China's insurers seek out global investing advice

The country's insurance companies are increasingly seeking to invest assets overseas, as they seek higher and diversified returns. It offers international fund houses a big opportunity.
China's insurers seek out global investing advice

The need of China’s insurers to invest overseas looks set to swell in the coming year, offering international fund managers a vital potential avenue of opportunity. 

In August, Ping An, the country’s second-largest insurance group, told its shareholders that it planned to make foreign assets comprise Rmb120 billion ($17.8 billion) or 7% of its portfolio by the end of this year. It then intends to further increase this to up to  10% in the next three to five years. 

It marked the first time a Chinese insurer had publicly set out a target for overseas investment. And, in a piece of good news for foreign asset managers, Ping An said it would seek the help of external managers to do so. 

Where Ping An treads, others are sure to follow. 

“Third party outsourcing in overseas investment is an undoubted trend [for insurers],” Helen Yang, Beijing-based managing director for offshore investment at Bohai Life Insurance, told AsianInvestor

And it’s a sizeable one. All-told, China’s insurance industry had Rmb14.5 trillion, or $2.14 trillion in assets at the end of August, according to the China Insurance Regulatory Commission (CIRC). That was about 41% of the $5.2 trillion held by the US insurance sector at the end of 2015, according to the Insurance Information Institute. Insurers are allowed to invest up to 15% of this amount, or Rmb2.18 trillion, into overseas assets. To date, however, most have only utilised a fraction of this quota.  

That’s set to change as insurers look to invest more outside of China’s borders. They have good reasons for doing so. Last year’s equity crash having shown the vulnerability of the local stock market, onshore bond yields have dropped sharply and credit default risks are rising. Add into this a depreciating renminbi, and it’s no surprise insurers keen to invest overseas.   

But unlike sovereign wealth funds and foreign reserves managers, China’s insurance companies’ overseas experience is sharply limited. 

“Insurers [in China] are in the early stage of developing their capability and offshore allocations,” Allen Wang, head of Asia institutional business at Standard Life Investments in Hong Kong, told AsianInvestor.

As they eye investing overseas, the insurance companies are taking a leaf out of the book of China’s three state-owned funds, and looking to invest overseas via outsourced mandates. 

“We may need to pay some management fees for tuition, asking external managers to help us in [building our] overseas exposure first,” said a Beijing-based investment manager at a small-sized life insurer.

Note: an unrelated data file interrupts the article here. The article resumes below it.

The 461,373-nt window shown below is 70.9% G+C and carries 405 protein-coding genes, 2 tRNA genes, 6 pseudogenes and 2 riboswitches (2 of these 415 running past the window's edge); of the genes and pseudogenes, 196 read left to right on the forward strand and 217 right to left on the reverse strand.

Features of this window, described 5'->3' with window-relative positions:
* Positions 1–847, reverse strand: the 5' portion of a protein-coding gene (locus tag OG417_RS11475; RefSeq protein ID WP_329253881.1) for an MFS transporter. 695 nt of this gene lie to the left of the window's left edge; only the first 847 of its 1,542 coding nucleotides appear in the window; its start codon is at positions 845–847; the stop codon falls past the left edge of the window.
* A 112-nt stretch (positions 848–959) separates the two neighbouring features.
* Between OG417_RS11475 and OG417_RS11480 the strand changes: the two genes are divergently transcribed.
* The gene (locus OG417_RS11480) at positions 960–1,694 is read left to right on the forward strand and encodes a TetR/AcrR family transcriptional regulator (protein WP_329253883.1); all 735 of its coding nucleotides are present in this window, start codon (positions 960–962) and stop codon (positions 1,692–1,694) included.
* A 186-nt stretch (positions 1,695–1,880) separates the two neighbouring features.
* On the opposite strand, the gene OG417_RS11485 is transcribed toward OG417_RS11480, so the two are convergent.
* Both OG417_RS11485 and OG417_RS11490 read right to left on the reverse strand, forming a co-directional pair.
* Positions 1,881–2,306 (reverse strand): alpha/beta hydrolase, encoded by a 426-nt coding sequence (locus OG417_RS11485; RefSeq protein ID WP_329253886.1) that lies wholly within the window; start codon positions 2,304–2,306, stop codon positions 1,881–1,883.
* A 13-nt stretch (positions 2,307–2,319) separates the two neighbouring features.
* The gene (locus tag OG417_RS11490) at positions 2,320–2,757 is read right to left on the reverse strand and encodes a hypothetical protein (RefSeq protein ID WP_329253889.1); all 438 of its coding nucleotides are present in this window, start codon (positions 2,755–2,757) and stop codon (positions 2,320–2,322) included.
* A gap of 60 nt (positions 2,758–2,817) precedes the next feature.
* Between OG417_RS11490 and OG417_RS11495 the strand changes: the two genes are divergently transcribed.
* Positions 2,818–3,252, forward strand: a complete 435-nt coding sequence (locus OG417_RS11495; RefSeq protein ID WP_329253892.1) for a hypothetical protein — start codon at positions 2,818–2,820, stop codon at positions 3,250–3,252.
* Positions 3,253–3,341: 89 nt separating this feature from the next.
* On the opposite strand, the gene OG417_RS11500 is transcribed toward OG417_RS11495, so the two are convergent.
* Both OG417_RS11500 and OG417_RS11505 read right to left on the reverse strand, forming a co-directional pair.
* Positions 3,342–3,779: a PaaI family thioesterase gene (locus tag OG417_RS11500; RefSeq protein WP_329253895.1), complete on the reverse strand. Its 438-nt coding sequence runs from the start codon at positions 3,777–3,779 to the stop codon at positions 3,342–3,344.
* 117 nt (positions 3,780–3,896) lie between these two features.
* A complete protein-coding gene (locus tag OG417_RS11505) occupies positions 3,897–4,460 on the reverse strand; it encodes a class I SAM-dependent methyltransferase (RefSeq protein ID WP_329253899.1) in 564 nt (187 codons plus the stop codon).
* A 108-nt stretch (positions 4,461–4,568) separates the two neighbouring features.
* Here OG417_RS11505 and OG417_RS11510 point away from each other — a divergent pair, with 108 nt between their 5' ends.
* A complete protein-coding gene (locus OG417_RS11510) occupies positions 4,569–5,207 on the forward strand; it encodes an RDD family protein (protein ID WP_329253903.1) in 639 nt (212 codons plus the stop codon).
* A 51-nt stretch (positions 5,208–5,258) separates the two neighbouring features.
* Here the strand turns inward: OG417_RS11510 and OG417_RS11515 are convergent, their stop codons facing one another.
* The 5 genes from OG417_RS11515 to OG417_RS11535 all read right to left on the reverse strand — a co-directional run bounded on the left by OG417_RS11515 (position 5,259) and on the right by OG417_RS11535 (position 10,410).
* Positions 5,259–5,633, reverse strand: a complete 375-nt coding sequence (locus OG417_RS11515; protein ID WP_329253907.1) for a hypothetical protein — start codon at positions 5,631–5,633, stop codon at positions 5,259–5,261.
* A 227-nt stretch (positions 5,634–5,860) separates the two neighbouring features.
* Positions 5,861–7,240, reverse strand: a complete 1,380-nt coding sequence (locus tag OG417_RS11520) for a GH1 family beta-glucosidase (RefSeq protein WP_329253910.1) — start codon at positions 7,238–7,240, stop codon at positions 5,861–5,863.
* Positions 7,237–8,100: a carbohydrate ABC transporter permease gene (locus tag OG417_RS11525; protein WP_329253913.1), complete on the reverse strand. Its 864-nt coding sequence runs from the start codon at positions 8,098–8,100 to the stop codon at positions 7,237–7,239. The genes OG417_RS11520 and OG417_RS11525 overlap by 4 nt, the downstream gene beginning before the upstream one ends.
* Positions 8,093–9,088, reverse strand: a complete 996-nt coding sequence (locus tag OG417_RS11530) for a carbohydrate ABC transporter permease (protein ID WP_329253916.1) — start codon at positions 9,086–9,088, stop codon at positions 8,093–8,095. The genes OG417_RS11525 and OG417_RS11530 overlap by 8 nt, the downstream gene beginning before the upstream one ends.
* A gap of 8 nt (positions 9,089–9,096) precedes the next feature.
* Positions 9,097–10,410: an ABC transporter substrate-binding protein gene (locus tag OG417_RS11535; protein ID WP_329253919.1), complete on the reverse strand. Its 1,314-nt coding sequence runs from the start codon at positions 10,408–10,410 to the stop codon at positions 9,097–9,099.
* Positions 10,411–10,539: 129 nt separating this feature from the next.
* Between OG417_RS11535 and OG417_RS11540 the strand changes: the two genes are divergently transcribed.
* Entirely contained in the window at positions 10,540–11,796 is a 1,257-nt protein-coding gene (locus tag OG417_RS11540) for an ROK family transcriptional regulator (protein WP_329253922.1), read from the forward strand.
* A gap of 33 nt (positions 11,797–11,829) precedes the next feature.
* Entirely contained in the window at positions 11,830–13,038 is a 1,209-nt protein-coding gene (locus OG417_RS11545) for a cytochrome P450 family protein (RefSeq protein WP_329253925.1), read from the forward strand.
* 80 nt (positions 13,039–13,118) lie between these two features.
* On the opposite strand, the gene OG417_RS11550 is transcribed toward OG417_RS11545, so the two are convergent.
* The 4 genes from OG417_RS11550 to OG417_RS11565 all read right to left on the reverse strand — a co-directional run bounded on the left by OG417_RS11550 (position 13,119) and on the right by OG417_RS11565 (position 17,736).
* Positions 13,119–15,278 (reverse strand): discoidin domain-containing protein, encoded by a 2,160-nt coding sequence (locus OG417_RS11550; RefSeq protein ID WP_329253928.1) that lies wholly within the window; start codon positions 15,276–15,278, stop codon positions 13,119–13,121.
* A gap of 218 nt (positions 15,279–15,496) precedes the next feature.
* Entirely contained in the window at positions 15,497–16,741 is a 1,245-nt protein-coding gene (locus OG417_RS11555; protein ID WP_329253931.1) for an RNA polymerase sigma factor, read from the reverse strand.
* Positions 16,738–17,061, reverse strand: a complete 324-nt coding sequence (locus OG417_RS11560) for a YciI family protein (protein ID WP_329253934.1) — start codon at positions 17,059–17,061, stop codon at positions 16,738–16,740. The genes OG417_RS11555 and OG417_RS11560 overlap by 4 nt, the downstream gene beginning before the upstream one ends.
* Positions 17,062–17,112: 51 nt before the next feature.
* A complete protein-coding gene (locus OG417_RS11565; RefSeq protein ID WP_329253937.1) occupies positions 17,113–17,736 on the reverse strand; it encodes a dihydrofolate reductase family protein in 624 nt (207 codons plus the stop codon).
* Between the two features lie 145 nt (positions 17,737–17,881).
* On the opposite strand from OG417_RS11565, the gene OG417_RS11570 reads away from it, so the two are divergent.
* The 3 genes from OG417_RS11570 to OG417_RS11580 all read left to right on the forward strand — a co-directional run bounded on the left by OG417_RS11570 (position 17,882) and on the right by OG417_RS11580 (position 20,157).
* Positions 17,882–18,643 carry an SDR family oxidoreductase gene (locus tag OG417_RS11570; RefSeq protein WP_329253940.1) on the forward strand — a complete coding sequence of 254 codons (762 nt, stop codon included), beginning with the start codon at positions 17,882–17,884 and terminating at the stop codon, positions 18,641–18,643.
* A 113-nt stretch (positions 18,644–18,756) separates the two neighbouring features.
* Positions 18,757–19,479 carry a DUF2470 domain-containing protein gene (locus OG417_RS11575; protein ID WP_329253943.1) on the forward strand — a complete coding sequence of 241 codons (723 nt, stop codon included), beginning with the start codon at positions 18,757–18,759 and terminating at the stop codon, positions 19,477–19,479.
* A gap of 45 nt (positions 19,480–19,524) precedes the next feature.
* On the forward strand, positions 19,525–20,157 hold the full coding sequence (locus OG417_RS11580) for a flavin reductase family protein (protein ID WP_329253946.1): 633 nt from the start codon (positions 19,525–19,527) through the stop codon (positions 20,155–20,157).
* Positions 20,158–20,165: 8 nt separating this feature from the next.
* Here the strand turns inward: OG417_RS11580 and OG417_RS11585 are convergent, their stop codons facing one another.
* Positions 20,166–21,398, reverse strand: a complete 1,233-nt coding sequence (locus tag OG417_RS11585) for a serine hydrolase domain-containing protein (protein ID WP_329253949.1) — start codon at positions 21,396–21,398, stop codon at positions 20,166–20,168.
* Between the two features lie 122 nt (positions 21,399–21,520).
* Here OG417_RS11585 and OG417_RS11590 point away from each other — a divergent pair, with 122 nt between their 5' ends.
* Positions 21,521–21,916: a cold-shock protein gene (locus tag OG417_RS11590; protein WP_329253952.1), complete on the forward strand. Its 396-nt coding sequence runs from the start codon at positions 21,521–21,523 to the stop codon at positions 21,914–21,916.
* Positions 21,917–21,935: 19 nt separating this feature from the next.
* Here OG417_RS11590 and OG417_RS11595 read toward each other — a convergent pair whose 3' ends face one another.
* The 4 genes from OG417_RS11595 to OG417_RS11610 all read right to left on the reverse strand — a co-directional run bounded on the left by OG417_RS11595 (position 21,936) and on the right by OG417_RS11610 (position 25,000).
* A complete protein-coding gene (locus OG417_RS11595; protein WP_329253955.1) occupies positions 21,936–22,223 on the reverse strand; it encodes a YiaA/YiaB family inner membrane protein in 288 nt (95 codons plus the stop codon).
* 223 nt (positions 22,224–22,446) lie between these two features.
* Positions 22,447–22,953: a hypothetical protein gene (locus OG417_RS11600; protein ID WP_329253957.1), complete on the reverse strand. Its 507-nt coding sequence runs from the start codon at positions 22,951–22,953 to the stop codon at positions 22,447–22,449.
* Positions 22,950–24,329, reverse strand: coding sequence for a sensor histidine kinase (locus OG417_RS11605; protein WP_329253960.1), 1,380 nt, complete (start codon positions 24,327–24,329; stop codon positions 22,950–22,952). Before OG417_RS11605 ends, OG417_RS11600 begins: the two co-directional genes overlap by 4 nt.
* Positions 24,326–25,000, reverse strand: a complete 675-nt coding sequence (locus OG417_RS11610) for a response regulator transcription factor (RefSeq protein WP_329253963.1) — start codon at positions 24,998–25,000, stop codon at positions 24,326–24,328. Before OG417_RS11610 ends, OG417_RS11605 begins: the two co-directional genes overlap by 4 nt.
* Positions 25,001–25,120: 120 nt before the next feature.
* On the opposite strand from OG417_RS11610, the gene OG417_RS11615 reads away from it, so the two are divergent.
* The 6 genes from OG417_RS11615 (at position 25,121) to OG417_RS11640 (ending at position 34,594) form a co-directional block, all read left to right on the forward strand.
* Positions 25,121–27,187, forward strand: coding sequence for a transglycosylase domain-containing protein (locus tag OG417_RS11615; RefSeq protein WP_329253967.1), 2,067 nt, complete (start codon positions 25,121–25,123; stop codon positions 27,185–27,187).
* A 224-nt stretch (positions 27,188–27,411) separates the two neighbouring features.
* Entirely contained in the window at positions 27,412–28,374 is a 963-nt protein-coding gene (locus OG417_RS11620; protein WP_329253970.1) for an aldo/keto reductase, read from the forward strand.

Jumping steps 

Insurance companies venturing overseas typically do so in four steps. 

First, they look for foreign assets in high-quality fixed income space; second, look for risky fixed income assets such as high yield credits to get a higher yield; third, look around everything globally including illiquid assets such as loans and private investments; finally, they move into alternatives such as physical properties or infrastructure. 

Leading insurers in Japan, Taiwan and South Korea have progressed in this manner over a period of years. But China’s insurers have registered 20% asset growth annually for the past five years. That’s left them under pressure to invest quickly, especially as the new liabilities of traditional insurers often carry costs of 4% to 5% - and those of more aggressive players can be up to 8% (see the article ‘Explosive Growth’ in the September issue of AsianInvestor). That’s left them with a steep learning curve. 

Fixed income is the traditional haven of insurer assets, particularly for life insurers that need long-term stable investments to match their liabilities. Nearly 51% of new general account mandates (both categories of ex-US and specialised fixed income) value in Asia-Pacific region last year.

But there’s a catch: today’s offshore bonds cannot satisfy their return demands. China’s onshore 10-year government bonds offered an annual yield of 2.7% in late October, which is much higher than the negative yields offered by Japanese, German government bonds, or the 1.8% yield offered by equivalent US Treasuries. 

Mathilde Sauvé, head of institutional solutions at AXA Investment Managers, noted Taiwanese and Korean insurers are seeking any bonds offering returns higher than 1.5% and 2.5% (net of currency hedge) in overseas, as their onshore 10-year government bonds are yielding at 0.7% and 1.4%.  

Both Mirae Asset Life and Taiwan Life have told AsianInvestor they are seeking external managers in fixed income assets, such as US investment grade bonds. 

Returns of 2.5% are unlikely to prove sufficiently compelling for China’s insurers, given their elevated return needs. They will likely need post-currency hedged returns of at least 4%. That’s a tough call. Only US high yield offers such levels of return (Bloomberg’s US high yield credit index yielded 6.5% in late October), and Chinese insurers can’t buy overseas junk bonds. 

That will likely force the insurers to look towards equities and, increasingly, illiquid alternatives investments.

Look out for part two of AsianInvestor November feature story in the coming days. 

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